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Welcome to the SA of NC Civil War 150 blog
North Carolina Civil War 150 is a space for collecting all news, events, and observances related to the American Civil War Sesquicentennial commemoration at the State Archives of North Carolina.
The State Archives of North Carolina Civil War Sesquicentennial Timeline (PDF) is now available.
Note: all posts and comments on this website are public records.
Author Archives: tiffmaz
Last month, I wrote about reminiscences and how they represent a personal account of past events in a person’s life. This month, I want to share some poignant letters, diaries, and reminiscences that tell of individuals before, during and after … Continue reading
Whereas a diary gives a personal day to day insight into the lives of the men and women who wrote them, reminiscences give the reader not only the insight into the event, but also some of the emotions that an … Continue reading
On December 11, 1862 the Union Army of the Potomac, under command of Major General Ambrose Burnside, laid five pontoon bridges across Rappahannock River at Fredericksburg, Va., in preparation to cross over and strike at the Confederate Army of Northern … Continue reading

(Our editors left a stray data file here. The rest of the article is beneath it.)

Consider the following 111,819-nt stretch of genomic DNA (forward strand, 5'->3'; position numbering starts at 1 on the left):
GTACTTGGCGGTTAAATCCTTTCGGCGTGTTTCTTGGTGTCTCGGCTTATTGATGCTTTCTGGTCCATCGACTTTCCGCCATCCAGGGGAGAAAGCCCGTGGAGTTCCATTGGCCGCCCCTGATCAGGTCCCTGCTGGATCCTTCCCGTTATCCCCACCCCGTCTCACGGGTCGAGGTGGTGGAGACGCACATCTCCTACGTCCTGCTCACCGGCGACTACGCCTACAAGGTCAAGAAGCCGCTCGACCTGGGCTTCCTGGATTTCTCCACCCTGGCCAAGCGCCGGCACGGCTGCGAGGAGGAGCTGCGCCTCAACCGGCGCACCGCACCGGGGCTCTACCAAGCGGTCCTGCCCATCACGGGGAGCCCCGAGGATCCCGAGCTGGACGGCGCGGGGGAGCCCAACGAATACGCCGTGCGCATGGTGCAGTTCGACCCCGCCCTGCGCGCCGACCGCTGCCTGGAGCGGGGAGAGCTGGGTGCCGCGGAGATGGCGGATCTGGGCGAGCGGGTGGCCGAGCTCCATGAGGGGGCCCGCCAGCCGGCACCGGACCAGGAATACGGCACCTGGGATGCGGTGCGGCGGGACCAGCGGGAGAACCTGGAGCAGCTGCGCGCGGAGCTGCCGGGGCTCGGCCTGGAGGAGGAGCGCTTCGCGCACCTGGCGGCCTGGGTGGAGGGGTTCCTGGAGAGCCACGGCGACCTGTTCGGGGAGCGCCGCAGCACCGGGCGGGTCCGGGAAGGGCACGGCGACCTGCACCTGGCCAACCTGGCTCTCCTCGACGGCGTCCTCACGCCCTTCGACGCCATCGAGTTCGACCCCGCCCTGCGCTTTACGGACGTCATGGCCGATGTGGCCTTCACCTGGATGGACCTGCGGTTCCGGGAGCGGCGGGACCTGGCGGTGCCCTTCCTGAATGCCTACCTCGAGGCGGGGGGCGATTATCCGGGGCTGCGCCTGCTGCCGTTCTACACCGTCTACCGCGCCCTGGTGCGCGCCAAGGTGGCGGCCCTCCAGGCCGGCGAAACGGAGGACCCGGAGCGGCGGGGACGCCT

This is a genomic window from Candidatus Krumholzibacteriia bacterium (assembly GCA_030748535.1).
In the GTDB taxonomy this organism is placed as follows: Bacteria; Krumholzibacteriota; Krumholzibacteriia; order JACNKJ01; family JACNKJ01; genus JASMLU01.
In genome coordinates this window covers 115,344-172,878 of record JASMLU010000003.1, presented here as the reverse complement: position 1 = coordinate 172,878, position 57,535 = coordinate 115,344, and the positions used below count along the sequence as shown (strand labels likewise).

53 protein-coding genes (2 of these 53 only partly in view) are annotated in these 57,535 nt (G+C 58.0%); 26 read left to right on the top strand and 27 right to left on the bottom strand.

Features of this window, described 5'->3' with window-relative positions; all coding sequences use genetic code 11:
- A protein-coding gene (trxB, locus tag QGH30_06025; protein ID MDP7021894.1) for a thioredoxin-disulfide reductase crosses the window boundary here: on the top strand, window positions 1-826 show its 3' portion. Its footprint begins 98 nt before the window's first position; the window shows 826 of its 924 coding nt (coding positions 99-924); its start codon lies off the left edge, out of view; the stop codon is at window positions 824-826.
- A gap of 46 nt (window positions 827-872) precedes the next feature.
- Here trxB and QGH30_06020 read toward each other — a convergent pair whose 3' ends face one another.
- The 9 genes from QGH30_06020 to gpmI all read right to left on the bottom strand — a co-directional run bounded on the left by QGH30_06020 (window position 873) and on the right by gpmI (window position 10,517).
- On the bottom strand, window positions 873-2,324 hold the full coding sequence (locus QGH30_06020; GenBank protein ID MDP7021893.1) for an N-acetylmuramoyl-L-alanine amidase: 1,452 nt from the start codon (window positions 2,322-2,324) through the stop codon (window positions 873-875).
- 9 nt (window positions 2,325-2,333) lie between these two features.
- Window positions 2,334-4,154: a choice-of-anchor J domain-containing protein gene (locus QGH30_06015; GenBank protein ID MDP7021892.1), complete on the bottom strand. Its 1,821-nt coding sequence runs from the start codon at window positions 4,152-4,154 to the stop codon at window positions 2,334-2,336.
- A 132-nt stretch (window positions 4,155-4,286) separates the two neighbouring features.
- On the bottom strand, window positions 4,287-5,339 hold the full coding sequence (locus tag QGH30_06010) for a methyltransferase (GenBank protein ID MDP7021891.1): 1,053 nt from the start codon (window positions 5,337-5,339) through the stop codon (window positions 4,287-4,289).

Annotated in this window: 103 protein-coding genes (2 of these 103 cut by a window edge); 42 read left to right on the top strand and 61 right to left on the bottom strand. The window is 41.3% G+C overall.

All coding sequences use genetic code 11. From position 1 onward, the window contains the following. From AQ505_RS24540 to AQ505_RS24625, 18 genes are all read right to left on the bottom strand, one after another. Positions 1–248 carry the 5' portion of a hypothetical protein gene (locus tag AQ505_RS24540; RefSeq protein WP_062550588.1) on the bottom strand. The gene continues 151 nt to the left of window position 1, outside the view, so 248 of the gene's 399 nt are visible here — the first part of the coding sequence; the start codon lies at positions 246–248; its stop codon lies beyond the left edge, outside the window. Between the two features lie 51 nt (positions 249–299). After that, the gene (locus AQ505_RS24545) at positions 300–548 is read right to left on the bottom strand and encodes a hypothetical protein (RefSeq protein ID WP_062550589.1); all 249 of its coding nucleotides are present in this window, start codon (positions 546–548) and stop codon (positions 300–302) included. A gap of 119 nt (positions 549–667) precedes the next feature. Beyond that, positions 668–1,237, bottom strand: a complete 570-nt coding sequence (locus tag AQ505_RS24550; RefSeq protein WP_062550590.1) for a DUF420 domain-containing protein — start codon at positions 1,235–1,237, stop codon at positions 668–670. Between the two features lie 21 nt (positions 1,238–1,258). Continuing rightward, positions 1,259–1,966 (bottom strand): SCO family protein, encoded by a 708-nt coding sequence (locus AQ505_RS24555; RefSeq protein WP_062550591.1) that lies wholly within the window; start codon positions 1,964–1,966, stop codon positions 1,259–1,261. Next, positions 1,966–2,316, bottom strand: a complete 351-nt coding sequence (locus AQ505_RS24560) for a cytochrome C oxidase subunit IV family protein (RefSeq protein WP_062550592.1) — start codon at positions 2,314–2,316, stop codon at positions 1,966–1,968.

James West Champney, a soldier in the Forty-Fifth Massachusetts Regiment, drew this sketch of Fort Macon as viewed from the west on Christmas Day in 1862. He sketched it with charcoal. Fort Macon was under Union control at this time. … Continue reading
In August the Military Collection Archivist, Kenrick N. Simpson wrote about a new collection, the Society for the Historical Preservation of the 26th North Carolina Regiment* Collection. This small collection consists of Civil War letters primarily written by soldiers of … Continue reading
[This blog post was written by Debbi Blake, Public Services Branch Head for the North Carolina State Archives.] By the fall of 1862, the Confederate Army of Northern Virginia was ill-equipped and underfed. During the Antietam campaign, conditions were so … Continue reading
William A. Blount was the father of Lawrence O’Bryan Branch’s widow, Nancy Haywood Blount. In this Telegraph to Brigadier General Lawrence O’Bryan Branch’s sister, Mrs. R. Williams states that his son had gone to bring the Brigadier General’s remains back … Continue reading
William H. S. Burgwyn writes to his Brother “Harry” Henry King Burgwyn Jr. about the Battle of Antietam. “Thirty Fifth Regiment N.C.T Camp near Martinsville Va. September 23, 1862 Dear Harry I suppose ere this you have heard of the … Continue reading
Over the next couple of weeks, we will be highlighting documents from our collection that deal with the Battle of Antietam, Maryland, the bloodiest one day battle in American History, and the death of Brigadier General Lawrence O’Bryan Branch. The … Continue reading